| Orewa gets very busy over the holiday period and is best fished at night over the next couple of months to avoid conflict with other beach users.
Kite Lost at Uretiti Beach
It was a perfect evening for a fish so we drove up the beach 500 metres, set up the kite, baited the hooks and sent them out to do their job. We put the reel down by waters edge and pushed it into the sand then sat down with a cold beer while watching
the gannets feeding.
Twenty minutes later my lovely wife says Mark! As I looked up I could see my reel bouncing into the water, I chased after it but never even got close.
How could I have avoided this mishap and what might have caused my precious kite to take off? Could a stingray pull the reel out of the sand?
Ed: Sorry to hear about your mishap. I think you may not have had the reel post far enough into the sand and also I think it is unlikely to a have been a fish or ray that has pulled the rig from the sand.
Peg and I fished Uretiti a couple of weeks ago and found the sand quite soft so we wriggled the post back and forth until the post was 18 inches or more into the sand Even though we had immense pull coming from the kite we were using the rig held for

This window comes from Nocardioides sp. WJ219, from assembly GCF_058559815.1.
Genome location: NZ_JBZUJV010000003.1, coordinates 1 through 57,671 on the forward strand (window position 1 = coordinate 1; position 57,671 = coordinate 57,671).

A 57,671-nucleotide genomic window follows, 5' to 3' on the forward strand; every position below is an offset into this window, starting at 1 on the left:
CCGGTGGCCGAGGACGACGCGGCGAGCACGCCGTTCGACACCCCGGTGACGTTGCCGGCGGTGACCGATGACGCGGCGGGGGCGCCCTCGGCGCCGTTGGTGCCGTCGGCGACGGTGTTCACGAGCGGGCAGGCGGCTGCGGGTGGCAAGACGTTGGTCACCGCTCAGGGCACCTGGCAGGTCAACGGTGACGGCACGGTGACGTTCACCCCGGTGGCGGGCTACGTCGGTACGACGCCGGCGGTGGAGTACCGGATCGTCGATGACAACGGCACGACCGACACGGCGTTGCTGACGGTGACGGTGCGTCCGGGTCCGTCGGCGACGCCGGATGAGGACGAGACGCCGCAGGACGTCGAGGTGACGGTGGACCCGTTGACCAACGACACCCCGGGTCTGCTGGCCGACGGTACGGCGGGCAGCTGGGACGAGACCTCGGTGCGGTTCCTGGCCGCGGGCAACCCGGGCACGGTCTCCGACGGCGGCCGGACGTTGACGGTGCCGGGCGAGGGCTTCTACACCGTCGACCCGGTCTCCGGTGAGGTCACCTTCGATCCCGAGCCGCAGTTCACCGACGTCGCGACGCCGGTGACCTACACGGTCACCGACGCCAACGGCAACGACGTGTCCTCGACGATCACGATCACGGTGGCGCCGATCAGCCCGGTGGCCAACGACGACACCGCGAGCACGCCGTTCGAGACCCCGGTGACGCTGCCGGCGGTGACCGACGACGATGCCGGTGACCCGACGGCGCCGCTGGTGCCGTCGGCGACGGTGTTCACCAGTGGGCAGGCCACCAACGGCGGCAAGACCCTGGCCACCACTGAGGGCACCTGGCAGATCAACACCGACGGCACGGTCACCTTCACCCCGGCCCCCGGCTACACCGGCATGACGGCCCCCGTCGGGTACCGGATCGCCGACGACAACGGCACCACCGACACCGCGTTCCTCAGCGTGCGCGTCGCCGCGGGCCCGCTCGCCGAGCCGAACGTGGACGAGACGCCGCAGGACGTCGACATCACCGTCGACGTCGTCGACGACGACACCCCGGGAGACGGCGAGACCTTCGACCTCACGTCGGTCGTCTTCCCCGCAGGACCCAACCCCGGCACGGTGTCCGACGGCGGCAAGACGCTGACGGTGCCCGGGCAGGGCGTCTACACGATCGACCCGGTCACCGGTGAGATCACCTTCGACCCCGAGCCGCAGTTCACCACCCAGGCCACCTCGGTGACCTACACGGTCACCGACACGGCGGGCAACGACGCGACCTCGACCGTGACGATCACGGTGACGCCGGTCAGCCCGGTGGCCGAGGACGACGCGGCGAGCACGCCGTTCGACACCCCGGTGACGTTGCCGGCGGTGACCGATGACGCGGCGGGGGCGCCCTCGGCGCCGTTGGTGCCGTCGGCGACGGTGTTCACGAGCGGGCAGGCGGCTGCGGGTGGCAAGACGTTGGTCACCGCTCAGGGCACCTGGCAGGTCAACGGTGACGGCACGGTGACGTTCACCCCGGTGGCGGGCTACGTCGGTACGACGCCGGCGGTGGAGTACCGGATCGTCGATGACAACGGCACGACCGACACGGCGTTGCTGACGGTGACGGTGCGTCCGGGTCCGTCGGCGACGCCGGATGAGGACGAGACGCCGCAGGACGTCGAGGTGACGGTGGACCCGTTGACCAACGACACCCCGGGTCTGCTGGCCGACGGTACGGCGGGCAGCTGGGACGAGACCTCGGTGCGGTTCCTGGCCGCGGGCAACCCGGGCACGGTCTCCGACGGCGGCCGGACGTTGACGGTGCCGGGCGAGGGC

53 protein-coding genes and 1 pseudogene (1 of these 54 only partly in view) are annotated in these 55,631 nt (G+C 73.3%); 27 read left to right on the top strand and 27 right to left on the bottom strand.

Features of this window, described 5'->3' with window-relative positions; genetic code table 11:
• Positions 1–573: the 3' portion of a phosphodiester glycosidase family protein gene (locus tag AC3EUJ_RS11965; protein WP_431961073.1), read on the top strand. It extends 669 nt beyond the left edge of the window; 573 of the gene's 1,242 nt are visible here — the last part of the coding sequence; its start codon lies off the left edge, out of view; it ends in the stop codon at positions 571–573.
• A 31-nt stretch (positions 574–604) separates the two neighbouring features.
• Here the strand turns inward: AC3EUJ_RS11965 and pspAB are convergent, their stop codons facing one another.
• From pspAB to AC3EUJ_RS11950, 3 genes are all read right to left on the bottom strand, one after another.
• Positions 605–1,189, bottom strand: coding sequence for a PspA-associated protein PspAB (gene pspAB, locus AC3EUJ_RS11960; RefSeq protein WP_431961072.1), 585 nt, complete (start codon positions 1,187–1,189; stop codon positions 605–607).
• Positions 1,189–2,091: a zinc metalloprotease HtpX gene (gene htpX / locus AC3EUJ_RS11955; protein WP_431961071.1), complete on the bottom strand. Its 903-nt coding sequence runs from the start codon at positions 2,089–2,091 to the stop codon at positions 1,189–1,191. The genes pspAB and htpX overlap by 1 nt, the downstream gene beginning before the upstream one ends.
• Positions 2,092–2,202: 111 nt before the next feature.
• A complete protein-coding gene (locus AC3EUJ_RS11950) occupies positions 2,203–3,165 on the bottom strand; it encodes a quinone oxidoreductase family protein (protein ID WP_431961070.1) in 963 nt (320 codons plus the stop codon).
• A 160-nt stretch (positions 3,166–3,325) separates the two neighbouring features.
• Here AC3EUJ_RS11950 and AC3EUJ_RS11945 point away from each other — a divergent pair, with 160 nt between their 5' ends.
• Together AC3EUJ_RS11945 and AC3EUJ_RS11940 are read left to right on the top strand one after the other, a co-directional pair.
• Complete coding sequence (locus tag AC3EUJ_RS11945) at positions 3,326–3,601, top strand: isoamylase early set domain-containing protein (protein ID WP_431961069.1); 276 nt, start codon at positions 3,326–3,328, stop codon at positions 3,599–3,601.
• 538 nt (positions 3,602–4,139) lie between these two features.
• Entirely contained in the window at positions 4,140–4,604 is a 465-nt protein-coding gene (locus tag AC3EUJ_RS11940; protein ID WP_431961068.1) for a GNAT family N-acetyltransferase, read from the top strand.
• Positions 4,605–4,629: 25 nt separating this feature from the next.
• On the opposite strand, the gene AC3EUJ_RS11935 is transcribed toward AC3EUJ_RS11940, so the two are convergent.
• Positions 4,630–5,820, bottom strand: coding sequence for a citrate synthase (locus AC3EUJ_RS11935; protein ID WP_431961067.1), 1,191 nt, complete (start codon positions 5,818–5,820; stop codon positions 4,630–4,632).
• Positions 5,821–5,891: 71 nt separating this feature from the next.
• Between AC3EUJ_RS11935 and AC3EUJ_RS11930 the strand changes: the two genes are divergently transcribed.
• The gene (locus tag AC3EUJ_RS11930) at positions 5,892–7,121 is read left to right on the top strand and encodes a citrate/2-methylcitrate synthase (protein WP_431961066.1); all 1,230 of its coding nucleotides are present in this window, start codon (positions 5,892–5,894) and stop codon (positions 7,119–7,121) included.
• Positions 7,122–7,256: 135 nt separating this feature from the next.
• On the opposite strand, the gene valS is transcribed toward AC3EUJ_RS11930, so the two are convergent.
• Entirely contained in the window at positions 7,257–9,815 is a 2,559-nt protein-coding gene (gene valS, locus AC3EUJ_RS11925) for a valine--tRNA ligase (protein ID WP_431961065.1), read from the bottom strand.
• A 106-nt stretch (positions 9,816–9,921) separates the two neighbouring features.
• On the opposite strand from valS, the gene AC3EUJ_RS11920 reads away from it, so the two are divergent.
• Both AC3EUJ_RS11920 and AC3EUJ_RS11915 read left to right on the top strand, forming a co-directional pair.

the day with no problems.
In strong to gale force winds and soft sand I usually put a plastic bag or piece of cloth around the line to protect the nylon and put the line under the toe of the reel post before pushing the post into the sand. This lowers the pull point to ground
level and better anchors the rig. (We did not need to do this last time we fished Uretiti Beach)
Several kitefishers over the 15 years we have been making fishing kites have reported the same thing happening to them. Such losses can be easily avoided if you anchor the gear securely in the sand, put the protected line under the toe of the reel post
and always keep and eye on, and stay close to the rig while it is set.
If anyone finds this rig please send us an e-mail so we can get it returned to it's owner.